The Wishful Theist

Daniel Dennett in his book Breaking the Spell has talked about “belief in belief in God.”  What does that mean?

People who believe in God are sure that God exists, and they are glad, because they hold God to be the most wonderful of all things.  People who moreover believe in belief in God are sure that belief in God exists (and who could doubt that?), and they think that this is a good state of affairs, something to be strongly encouraged and fostered wherever possible: If only belief in God were more widespread!  One ought to believe in God.  One ought to strive to believe in God.  One should be uneasy, apologetic, unfulfilled, one should even feel guilty, if one finds that one just doesn’t believe in God. . . People who believe in belief in God try to get others to believe in God and, whenever they find their own belief in God flagging, do whatever they can to restore it.  (p. 221)

So the belief in belief in God is so strong that a few atheists even encourage it.  (How many agnostics or atheists do you know who simply say religion is not for them but may be needed for some people, because it gives them meaning?  Or that if someone is demonstrating the fallacies of a religious doctrine, the atheist simply states, “but it works for the religious people?”  Or even a few atheists who wish they were believers?)  Indeed, part of the belief in belief in God already sets up an authority in society: not only does one believe in God, but one should believe in God, one should even, if necessary, struggle to believe in God, that the belief in God is a good thing in itself.  The default, it seems, is that theism is the goal of life and that an atheist who wishes to be a theist is understandable.  I challenge this assumption.

Imagine a young illiterate man from a third world country who suffers from abject poverty and a cripple at that. He has no family, no home and on certain unfortunate days, nothing to eat. His great desire is to commit suicide to end his misery. He thinks of it daily. There is only one thing preventing him from doing so: his belief in God. He knows that suicide is the greatest of sins and he can not offend God. He has tried to reason his way out of belief in God, but no matter how much he tries, he can’t stop believing in God, not for a minute. He doesn’t go to church, loathes it actually, hates the clergy, etc. And as for the afterlife, he would rather not exist at all than have to wait and suffer for years before attaining paradise. And sometimes he even hates God before disbelieving in Him.  In the end, he repents for disrespecting God, but he does so reluctantly.  So here’s the question: is this sort of person possible? If so, is there a psychological reason? Can a theist be so reluctant to be a theist? Is it possible to will oneself to atheism overnight?  We often hear of the atheist wishing that he could believe in God, but can there be a theist who wishes he was an atheist?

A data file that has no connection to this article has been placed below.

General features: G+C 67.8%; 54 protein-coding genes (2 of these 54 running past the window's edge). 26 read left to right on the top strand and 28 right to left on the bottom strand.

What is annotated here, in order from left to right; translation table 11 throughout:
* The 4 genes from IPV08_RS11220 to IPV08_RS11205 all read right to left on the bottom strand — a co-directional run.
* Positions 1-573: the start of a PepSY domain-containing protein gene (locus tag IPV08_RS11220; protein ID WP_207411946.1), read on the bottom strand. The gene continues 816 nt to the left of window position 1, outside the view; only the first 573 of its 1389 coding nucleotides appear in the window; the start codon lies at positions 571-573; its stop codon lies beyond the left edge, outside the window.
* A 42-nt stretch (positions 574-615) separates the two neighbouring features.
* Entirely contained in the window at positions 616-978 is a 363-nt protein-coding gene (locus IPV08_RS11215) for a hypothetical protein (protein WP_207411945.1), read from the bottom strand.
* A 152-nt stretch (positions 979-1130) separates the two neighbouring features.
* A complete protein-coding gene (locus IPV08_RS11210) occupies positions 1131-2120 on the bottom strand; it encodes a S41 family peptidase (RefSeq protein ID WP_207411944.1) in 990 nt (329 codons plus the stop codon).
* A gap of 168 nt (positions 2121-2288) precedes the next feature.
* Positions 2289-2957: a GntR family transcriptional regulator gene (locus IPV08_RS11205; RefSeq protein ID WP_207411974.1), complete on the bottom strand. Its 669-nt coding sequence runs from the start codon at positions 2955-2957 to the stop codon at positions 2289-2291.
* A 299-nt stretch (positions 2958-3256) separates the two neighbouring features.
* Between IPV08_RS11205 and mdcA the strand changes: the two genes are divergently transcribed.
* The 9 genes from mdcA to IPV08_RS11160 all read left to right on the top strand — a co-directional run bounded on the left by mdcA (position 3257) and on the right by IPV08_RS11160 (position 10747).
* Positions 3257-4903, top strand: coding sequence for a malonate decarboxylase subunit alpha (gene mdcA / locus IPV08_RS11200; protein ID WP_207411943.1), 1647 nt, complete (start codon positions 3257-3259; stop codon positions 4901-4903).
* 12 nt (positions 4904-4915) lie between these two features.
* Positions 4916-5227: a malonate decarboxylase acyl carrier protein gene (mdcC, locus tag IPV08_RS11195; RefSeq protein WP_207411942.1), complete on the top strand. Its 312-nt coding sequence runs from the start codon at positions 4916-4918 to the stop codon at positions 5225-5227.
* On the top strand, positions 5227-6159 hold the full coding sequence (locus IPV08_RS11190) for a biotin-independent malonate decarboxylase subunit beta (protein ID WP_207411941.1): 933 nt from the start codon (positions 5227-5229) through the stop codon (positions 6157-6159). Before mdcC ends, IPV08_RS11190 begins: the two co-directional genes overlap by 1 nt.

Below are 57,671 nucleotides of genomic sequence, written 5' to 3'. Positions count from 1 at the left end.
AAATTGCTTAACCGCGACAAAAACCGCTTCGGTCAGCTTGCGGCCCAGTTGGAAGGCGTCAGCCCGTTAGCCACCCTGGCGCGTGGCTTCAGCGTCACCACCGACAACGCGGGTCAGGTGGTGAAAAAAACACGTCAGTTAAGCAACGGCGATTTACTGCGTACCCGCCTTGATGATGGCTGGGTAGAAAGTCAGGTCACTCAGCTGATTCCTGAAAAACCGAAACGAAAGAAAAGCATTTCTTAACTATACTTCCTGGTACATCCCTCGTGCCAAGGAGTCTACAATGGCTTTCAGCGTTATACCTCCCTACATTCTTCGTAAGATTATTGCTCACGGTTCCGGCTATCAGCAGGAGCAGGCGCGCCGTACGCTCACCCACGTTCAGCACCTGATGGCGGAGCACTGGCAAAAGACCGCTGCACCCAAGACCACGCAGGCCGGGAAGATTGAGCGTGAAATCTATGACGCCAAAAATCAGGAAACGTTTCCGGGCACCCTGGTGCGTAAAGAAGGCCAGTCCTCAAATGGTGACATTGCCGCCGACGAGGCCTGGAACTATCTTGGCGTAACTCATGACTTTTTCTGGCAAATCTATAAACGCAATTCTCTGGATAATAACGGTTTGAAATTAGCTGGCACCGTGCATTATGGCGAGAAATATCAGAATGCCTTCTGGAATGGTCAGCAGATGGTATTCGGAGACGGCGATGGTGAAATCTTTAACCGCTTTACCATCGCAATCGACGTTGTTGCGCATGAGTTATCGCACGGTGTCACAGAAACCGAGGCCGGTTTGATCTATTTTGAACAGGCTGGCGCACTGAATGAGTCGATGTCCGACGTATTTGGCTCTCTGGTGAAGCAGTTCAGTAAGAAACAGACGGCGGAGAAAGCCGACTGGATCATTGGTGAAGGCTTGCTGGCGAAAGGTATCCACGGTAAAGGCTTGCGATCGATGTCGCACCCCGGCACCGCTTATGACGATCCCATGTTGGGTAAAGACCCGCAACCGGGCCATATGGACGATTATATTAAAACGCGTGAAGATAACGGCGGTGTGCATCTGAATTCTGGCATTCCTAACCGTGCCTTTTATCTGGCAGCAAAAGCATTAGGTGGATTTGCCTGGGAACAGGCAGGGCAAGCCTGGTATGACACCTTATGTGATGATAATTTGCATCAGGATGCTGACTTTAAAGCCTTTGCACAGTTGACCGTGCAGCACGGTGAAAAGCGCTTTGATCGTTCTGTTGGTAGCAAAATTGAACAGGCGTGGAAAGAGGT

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About shaunmiller

I am a Ph. D student at Marquette University. The primary purpose of this blog is to get my ideas out there, and then have other people scrutinize, critique, build upon, and systematize beliefs. This blog will sometimes pertain to what I'm learning in my classes, but it will occasionally deal with non-classroom issues that I'm thinking about as well.
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3 Responses to The Wishful Theist

  1. thekillerj says:

    Of course there are theists who wish they were atheist. At least on weekend nights. 😉

  2. thekillerj says:

    I’ll bet some people spending time in the pen for murder or rape are afraid they’ll go to hell. Some might end up hoping for no God.

    • shaunmiller says:

      That’s interesting. I’m wondering if there are some actual prisoners that really wish that God didn’t exist, but they can’t help themselves into believing there is a God. For the atheist, he can’t become a believer because he’s gained some knowledge and he can’t go back to being ignorant. Maybe the believer is thinking the same thing: he’s seen the truth and he can’t go back, even if he wants to.

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